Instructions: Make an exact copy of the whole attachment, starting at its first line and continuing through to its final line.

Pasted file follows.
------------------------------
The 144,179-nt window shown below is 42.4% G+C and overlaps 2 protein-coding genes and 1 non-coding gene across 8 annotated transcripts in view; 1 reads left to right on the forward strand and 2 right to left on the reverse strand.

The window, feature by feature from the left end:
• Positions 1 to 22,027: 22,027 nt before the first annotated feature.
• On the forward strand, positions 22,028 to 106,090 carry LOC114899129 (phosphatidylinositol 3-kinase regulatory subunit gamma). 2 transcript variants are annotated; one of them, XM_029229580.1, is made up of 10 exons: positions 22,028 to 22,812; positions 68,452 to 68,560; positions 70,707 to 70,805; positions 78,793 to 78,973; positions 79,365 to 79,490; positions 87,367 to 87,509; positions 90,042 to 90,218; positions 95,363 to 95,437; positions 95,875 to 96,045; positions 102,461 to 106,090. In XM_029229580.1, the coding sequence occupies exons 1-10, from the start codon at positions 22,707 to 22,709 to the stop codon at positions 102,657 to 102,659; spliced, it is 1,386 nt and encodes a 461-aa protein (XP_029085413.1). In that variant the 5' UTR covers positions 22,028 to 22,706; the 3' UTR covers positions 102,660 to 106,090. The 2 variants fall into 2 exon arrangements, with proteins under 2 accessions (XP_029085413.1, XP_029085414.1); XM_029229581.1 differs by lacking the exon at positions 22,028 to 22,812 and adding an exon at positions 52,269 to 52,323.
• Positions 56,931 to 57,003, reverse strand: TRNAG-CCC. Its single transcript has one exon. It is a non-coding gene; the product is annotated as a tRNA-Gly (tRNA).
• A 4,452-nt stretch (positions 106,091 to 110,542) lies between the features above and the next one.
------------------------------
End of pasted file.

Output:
The 144,179-nt window shown below is 42.4% G+C and overlaps 2 protein-coding genes and 1 non-coding gene across 8 annotated transcripts in view; 1 reads left to right on the forward strand and 2 right to left on the reverse strand.

The window, feature by feature from the left end:
• Positions 1 to 22,027: 22,027 nt before the first annotated feature.
• On the forward strand, positions 22,028 to 106,090 carry LOC114899129 (phosphatidylinositol 3-kinase regulatory subunit gamma). 2 transcript variants are annotated; one of them, XM_029229580.1, is made up of 10 exons: positions 22,028 to 22,812; positions 68,452 to 68,560; positions 70,707 to 70,805; positions 78,793 to 78,973; positions 79,365 to 79,490; positions 87,367 to 87,509; positions 90,042 to 90,218; positions 95,363 to 95,437; positions 95,875 to 96,045; positions 102,461 to 106,090. In XM_029229580.1, the coding sequence occupies exons 1-10, from the start codon at positions 22,707 to 22,709 to the stop codon at positions 102,657 to 102,659; spliced, it is 1,386 nt and encodes a 461-aa protein (XP_029085413.1). In that variant the 5' UTR covers positions 22,028 to 22,706; the 3' UTR covers positions 102,660 to 106,090. The 2 variants fall into 2 exon arrangements, with proteins under 2 accessions (XP_029085413.1, XP_029085414.1); XM_029229581.1 differs by lacking the exon at positions 22,028 to 22,812 and adding an exon at positions 52,269 to 52,323.
• Positions 56,931 to 57,003, reverse strand: TRNAG-CCC. Its single transcript has one exon. It is a non-coding gene; the product is annotated as a tRNA-Gly (tRNA).
• A 4,452-nt stretch (positions 106,091 to 110,542) lies between the features above and the next one.